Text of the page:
A Defense of Poetry

by Rodney Jones

If abstract identity, philosophy’s silhouette, authorless, quoted,
and italicized, governs by committee the moments
of a mutinying, multitudinous self, then I’m lost.

But let a semi loaded with bridge girders come barreling
down on me, I’m in a nanosecond propelled
into the singular, fleet and unequivocal as a deer’s thought.

As to the relevance of poetry in our time, I delay and listen
to the distances: John Fahey’s “West Coast Blues,” a truck
backing up, hammers, crows in their perennial discussion of moles.

My rage began at forty. The unstirred person, the third-person
void, the you of accusations and reprisals, visited me.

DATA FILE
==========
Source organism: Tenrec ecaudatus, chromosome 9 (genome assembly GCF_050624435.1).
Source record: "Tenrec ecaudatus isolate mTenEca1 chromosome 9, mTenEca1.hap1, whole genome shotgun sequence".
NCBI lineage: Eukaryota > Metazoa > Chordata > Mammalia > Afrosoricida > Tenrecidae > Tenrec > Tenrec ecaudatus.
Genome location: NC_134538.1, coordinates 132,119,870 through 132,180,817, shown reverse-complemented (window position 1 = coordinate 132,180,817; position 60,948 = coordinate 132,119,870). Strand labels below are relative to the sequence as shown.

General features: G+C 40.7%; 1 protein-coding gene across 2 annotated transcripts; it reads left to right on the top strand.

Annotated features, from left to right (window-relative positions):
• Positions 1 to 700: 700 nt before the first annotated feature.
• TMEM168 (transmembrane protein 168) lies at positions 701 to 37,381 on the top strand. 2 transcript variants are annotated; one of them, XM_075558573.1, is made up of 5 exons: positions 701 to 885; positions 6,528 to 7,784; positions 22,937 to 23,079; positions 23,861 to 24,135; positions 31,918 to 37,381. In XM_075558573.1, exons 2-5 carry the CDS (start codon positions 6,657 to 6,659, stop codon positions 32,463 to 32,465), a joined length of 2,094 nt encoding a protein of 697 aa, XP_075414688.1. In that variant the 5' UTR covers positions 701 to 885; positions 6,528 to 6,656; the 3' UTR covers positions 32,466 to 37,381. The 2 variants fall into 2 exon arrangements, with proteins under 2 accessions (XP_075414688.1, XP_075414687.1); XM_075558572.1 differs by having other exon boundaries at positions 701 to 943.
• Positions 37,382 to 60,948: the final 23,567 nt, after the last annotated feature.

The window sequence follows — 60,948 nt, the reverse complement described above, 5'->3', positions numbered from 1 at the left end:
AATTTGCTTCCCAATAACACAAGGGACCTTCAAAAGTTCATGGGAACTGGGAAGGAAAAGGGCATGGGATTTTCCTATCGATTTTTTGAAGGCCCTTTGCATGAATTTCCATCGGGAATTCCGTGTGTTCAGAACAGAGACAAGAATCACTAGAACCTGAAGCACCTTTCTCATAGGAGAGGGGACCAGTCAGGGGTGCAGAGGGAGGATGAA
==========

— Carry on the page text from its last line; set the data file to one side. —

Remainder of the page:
Many nights we sang together; you don’t even exist.

In print, a little later is the closest we come to now: the turn
in the line ahead and behind; the voice, slower than the brain;
and the brain, slower than the black chanterelle.

The first time I left the South I thought I sighted
in an Indiana truckstop both Anne Sexton
and John Frederick Nims, but poetry makes a little dent like a dart.

It’s the solo most hold inside the breath as indigestible truth.
For backup singers, there’s the mumbling of the absolutes.
Du-bop of rain and kinking heat. La-la of oblivion.

Sheep-bleat and stone-shift and pack-choir.
There is a sense beyond words that runs through them:
animal evidence like fur in a fence, especially valuable now,

self-visited as we are, self-celebrated, self-ameliorated,
and self-sustained, with the very kit of our inner weathers,
with migraine, our pain du jour, our bread of suffering.

If poetry is no good to you, why pretend it can enlighten you?
Why trouble the things you have heard or seen written
when you can look at the mandrone tree?

Rodney Jones from Salvation Blues (Houghton Mifflin, 2006), reprinted by permission from author.